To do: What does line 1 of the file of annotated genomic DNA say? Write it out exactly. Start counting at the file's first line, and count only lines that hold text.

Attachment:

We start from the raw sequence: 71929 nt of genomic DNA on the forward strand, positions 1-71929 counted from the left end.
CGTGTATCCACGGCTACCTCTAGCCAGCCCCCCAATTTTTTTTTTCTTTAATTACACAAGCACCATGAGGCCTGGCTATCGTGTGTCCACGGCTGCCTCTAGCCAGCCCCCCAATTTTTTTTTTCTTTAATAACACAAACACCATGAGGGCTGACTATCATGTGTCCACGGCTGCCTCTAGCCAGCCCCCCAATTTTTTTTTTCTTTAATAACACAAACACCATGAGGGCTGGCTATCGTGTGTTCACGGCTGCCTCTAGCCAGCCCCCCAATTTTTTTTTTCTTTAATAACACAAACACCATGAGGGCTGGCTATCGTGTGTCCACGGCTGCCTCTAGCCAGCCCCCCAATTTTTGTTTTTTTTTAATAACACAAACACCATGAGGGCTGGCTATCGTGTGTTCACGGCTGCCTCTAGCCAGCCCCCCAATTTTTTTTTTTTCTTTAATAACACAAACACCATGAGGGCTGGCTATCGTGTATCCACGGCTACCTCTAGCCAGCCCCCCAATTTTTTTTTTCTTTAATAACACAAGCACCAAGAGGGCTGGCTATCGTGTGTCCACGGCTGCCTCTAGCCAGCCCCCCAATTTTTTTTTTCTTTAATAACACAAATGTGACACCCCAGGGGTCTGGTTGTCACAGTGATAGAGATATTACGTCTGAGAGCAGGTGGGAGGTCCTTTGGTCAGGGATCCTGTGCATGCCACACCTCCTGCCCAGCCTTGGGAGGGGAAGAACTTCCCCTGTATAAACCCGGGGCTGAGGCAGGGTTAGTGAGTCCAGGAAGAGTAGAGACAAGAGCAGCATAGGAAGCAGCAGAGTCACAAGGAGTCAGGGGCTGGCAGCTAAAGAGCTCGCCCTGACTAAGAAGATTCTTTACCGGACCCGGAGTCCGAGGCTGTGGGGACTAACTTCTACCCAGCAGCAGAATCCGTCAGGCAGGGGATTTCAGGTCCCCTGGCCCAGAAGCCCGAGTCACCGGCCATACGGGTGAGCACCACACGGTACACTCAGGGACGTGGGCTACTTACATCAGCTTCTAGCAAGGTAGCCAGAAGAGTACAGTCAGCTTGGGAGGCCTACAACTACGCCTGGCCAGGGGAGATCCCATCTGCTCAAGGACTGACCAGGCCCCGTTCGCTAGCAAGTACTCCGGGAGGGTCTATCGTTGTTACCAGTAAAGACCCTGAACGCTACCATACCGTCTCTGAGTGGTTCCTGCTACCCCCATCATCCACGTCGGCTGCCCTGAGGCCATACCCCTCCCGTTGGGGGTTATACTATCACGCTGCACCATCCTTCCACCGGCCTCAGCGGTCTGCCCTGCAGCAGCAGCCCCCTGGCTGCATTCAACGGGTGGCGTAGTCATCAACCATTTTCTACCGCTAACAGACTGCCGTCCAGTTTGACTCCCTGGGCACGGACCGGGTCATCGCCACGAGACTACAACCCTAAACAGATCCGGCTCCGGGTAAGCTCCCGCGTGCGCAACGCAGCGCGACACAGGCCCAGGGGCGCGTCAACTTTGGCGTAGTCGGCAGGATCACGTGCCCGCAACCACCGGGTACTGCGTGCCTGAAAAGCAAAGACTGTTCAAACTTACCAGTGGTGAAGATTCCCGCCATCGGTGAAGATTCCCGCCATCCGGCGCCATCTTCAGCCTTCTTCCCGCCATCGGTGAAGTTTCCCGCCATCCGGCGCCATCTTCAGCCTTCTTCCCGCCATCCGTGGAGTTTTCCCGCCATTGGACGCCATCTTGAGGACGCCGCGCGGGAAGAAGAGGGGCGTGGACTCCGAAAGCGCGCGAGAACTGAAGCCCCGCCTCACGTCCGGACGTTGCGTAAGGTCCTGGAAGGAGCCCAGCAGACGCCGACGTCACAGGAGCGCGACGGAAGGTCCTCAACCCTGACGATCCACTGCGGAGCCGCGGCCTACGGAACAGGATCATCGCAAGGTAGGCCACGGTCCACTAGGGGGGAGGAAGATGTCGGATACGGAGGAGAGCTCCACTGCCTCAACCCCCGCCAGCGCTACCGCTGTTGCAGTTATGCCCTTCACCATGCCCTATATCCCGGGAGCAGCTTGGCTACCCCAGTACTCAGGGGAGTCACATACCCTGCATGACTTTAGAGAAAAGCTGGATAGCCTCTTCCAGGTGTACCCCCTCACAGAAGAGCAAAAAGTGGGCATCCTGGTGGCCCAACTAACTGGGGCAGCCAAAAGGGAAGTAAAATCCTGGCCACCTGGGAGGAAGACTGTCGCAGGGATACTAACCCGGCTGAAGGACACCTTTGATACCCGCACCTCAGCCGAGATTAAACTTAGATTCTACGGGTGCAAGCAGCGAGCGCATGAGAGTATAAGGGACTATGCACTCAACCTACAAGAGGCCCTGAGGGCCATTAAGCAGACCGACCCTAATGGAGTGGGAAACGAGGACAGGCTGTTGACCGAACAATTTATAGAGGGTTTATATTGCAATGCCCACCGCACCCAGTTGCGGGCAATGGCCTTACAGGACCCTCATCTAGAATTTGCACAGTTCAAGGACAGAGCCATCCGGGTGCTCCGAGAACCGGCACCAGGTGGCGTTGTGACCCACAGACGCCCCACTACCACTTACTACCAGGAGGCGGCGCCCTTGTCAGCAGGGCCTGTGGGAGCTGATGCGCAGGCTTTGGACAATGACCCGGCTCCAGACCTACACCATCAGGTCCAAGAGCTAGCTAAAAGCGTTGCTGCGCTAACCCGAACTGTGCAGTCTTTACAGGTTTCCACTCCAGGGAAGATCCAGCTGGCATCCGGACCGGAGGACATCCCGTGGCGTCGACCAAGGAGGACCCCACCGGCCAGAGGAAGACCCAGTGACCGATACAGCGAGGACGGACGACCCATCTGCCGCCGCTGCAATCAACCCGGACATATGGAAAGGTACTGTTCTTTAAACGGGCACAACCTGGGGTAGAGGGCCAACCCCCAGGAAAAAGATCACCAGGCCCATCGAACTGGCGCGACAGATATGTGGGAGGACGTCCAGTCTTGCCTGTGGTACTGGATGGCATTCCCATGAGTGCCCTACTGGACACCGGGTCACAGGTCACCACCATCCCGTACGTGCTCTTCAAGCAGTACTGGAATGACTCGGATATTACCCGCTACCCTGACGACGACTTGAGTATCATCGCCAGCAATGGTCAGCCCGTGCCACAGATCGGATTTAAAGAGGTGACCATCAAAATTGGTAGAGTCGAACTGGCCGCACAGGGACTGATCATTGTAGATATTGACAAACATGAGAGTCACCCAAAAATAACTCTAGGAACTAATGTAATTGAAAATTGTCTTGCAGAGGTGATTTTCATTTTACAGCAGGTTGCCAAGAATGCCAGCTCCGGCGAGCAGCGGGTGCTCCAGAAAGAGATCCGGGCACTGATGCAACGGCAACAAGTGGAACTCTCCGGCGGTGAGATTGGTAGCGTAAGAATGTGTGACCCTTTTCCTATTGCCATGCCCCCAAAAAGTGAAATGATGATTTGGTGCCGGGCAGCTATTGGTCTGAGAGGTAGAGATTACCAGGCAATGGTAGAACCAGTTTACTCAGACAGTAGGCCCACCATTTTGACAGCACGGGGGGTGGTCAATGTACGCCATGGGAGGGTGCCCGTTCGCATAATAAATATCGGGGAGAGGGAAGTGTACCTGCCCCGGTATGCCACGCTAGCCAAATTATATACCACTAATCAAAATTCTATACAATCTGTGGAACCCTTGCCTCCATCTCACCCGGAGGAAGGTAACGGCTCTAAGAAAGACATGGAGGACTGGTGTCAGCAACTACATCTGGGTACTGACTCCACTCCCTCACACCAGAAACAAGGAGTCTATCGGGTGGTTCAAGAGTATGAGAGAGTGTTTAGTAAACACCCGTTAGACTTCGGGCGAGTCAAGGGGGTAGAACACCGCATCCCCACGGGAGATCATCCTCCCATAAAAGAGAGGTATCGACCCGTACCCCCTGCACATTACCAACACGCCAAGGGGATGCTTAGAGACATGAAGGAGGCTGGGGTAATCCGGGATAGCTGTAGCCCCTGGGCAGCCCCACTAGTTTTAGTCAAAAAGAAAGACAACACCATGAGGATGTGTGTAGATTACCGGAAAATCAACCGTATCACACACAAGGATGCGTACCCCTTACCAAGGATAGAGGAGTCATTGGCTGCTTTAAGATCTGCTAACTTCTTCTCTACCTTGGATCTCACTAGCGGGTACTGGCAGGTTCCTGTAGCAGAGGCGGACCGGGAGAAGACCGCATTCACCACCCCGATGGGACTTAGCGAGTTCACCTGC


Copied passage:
We start from the raw sequence: 71929 nt of genomic DNA on the forward strand, positions 1-71929 counted from the left end.